A nonprofit called New Brooklyn Theater is trying to raise $200,000 on Kickstarter by Oct. 4. The group intends to use the money as a down payment to purchase the Slave Theater, the historic Afrocentric cultural institution whose building at 1215 Fulton Street in Bed Stuy is scheduled to be auctioned off today at 2:30 pm. New Brooklyn Theater was created by two theater professionals with no apparent existing ties to the Slave Theater. They pledge to restore the building and maintain it as a performing arts center featuring Brooklyn artists, foster original work from students in public and charter schools in the neighborhood, and offer tickets at affordable prices. The group’s multi-million-dollar four-phase plan includes fundraising from corporate and development partners. Artistic Director Jonathan Solari is a theater, opera and film director. Executive producer Sarah Wolff previously produced public programming at the Museum of Jewish Heritage. So far, 46 backers have pledged nearly $14,000.
Foreclosure Auction Set for Slave Theater [Brownstoner]
Slave Theater Vacated, but Questions of Ownership Linger [Brownstoner]
Bed Stuy’s Slave Theater Still Looking for Buyer [Brownstoner] GMAP
Photo by Andreas Burgess

Mired in legal infighting and with a tax lien of $190,106 hanging over its head, the historic Slave Theater at 1215 Fulton Street in Bed Stuy has gone into foreclosure and is set to be auctioned off at Aug. 9 at 2:30 pm, according to PropertyShark. The putative owner is Rev. Samuel Boykin of Ohio, nephew of Judge John L. Phillips Jr., who bought the theater in 1984 and named it to remind Black people of their history. Filled with African-American political art, the theater hosted speakers and showed films of, by, and about Black people. Phillips died without a will, and ownership of the theater has been contested by two former associates of the judge, Clarence Hardy and Rev. Paul Lewis. At one point, Boykin said he hoped to sell the building for $3 million. Any bets what it’ll fetch if the auction goes through?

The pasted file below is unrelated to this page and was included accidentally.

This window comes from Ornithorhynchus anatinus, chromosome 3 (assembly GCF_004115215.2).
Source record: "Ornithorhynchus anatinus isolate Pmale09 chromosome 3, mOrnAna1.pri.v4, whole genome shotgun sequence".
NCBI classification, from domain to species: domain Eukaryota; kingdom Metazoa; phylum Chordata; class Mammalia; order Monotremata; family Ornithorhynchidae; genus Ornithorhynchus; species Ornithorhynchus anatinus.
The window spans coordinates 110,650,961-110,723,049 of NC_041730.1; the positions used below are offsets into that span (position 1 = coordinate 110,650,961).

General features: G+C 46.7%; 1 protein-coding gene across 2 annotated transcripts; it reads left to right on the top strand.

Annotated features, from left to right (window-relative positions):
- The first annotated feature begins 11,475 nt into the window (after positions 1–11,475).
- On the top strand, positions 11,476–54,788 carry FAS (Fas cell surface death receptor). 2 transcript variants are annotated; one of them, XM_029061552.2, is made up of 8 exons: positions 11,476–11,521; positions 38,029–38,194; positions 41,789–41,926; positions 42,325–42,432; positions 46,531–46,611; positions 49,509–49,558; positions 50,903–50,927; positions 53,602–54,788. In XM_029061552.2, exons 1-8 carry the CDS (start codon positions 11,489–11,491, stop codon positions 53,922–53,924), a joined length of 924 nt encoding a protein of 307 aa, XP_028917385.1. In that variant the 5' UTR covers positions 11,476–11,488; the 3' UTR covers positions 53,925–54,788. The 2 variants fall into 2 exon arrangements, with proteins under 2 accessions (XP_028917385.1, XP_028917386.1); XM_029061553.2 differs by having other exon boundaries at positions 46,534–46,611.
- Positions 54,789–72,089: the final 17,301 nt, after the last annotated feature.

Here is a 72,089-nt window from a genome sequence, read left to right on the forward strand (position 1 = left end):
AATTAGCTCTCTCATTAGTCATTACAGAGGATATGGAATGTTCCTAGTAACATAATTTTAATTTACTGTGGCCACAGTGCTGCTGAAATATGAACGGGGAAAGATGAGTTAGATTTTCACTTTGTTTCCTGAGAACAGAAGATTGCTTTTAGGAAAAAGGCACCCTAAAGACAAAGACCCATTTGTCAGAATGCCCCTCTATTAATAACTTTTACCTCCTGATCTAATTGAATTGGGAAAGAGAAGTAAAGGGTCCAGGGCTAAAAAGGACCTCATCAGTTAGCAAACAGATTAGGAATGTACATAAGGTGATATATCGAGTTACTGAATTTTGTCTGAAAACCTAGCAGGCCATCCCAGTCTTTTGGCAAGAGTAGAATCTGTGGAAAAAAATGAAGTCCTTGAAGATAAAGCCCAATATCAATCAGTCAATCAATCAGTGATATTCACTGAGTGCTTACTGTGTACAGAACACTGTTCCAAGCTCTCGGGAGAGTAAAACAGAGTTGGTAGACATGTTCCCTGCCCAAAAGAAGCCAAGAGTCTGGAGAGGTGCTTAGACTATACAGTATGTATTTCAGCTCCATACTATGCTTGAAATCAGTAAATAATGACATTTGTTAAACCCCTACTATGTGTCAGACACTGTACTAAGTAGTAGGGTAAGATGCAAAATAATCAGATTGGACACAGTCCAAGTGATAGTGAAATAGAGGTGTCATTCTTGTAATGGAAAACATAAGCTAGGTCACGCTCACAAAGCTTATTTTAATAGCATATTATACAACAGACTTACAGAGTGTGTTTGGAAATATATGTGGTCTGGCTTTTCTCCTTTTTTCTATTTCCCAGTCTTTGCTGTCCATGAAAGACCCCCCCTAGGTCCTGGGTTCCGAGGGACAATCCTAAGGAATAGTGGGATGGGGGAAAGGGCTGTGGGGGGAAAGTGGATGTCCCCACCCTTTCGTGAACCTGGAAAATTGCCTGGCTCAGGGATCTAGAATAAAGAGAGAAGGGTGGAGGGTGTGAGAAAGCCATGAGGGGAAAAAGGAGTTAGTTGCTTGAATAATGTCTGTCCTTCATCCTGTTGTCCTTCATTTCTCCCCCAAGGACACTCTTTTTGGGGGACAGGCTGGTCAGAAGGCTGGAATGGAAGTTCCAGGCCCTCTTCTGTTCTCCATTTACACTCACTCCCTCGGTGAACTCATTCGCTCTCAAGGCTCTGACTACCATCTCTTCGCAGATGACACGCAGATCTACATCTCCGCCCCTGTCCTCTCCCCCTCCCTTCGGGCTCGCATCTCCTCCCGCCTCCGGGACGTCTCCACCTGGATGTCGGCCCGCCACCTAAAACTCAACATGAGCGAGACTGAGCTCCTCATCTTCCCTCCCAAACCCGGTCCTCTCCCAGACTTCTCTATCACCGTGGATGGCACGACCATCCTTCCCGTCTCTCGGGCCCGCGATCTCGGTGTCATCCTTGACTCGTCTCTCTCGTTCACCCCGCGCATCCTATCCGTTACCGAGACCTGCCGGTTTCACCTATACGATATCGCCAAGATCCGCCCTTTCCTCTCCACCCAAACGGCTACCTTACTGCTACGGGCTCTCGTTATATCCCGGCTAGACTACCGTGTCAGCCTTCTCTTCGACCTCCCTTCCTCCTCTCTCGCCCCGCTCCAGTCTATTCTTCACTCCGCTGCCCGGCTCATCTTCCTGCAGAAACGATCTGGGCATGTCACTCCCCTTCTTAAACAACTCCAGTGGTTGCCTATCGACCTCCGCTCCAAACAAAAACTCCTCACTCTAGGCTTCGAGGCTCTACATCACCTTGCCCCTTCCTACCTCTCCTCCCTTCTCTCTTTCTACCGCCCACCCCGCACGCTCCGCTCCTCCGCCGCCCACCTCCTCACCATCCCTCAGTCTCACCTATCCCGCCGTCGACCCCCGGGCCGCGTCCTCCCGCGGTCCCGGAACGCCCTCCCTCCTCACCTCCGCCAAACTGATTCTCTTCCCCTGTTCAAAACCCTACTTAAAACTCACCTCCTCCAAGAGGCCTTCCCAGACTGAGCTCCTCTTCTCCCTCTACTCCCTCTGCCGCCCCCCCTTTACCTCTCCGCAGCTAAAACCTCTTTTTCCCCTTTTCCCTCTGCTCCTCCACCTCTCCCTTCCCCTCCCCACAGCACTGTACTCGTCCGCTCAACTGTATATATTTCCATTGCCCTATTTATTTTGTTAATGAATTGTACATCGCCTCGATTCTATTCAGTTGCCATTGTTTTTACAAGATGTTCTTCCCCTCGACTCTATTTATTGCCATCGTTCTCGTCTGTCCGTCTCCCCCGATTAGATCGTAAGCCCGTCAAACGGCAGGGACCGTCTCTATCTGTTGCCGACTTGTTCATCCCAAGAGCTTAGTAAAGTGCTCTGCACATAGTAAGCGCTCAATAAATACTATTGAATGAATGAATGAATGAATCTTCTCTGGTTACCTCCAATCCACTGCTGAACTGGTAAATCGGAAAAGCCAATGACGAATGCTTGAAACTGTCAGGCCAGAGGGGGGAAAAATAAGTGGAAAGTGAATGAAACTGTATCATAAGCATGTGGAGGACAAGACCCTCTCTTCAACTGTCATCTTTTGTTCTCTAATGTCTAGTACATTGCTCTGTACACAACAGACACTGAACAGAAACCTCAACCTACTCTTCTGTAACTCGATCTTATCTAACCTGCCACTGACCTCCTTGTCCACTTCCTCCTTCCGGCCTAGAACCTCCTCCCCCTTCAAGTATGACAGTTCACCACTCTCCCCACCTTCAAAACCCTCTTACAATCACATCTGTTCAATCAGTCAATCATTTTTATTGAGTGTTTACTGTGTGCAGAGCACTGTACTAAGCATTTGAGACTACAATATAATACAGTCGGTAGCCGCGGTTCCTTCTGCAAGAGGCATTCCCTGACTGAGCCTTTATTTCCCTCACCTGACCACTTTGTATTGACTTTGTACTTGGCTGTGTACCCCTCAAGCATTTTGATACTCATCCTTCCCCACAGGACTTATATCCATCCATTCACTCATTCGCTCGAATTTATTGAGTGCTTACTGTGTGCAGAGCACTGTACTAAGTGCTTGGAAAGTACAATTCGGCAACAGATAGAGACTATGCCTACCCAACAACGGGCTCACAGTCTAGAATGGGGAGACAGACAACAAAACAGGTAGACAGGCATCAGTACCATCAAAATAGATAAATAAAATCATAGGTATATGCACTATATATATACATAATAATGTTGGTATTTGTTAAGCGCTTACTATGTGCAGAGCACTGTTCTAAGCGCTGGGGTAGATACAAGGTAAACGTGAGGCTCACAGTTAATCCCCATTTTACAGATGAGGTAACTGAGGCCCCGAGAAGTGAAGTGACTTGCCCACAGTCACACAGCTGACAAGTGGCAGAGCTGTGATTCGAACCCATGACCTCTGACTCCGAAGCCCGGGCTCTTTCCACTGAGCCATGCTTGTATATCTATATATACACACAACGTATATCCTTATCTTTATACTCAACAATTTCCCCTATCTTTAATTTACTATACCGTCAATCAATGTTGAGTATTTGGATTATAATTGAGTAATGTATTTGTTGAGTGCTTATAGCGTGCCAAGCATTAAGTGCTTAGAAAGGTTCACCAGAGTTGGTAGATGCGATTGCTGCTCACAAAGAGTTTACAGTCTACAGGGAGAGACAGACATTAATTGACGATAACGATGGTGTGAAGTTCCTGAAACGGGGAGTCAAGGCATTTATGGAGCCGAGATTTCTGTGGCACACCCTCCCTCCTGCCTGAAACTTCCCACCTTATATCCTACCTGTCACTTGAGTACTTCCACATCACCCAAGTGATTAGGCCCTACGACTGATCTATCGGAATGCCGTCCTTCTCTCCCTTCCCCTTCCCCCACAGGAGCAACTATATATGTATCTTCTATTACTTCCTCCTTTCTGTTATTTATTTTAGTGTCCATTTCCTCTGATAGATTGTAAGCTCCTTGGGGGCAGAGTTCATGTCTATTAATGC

Slave Theater Vacated, but Questions of Ownership Linger [Brownstoner]
Bed Stuy’s Slave Theater Still Looking for Buyer [Brownstoner] GMAP
Photo by Hobo Matt

We may be nearing the end of the long, sad history of the Broken Angel building in Clinton Hill. Today The Local reports that building lender Madison Realty Capital now owns Broken Angel, once envisioned as an artist community, and the vacant side lot. Owner Arthur Wood first filed a lawsuit against Madison Realty in 2009 after Wood and his development partner defaulted on a $4 million mortgage and Madison Realty initiated foreclosure proceedings. There were no other bidders at the auction, which was briefly delayed after efforts by Wood. The bank has not yet moved to evict Wood but he believes it’s imminent. He’s also tried to appeal to the US Supreme Court and his case was denied. Wood owned the building since the early 70s, but his wife’s death, a fire, the subsequent costly building repairs, and a failed development plan led to this endpoint.
Arthur Wood Awaits Sheriff to Evict Him from Broken Angel [The Local]
Broken Angel Foreclosure Case Delayed [Brownstoner]
Broken Angel is Officially Broke [Brownstoner]

A huge parking lot at in Downtown Brooklyn—75 Schermerhorn Street to be exact—is scheduled to head to auction this month. The parking lot is about 17,000 square feet and stretches through Schermerhorn to Livingston Street. The lot is currently zoned for commercial purposes, with a maximum usable floor area of 103,707 square feet, according to Property Shark. The location is likely to appeal to developers, but the massive lien of $25,814,150 may be a slight turn-off. We’re keeping an eye on this one. GMAP P*Shark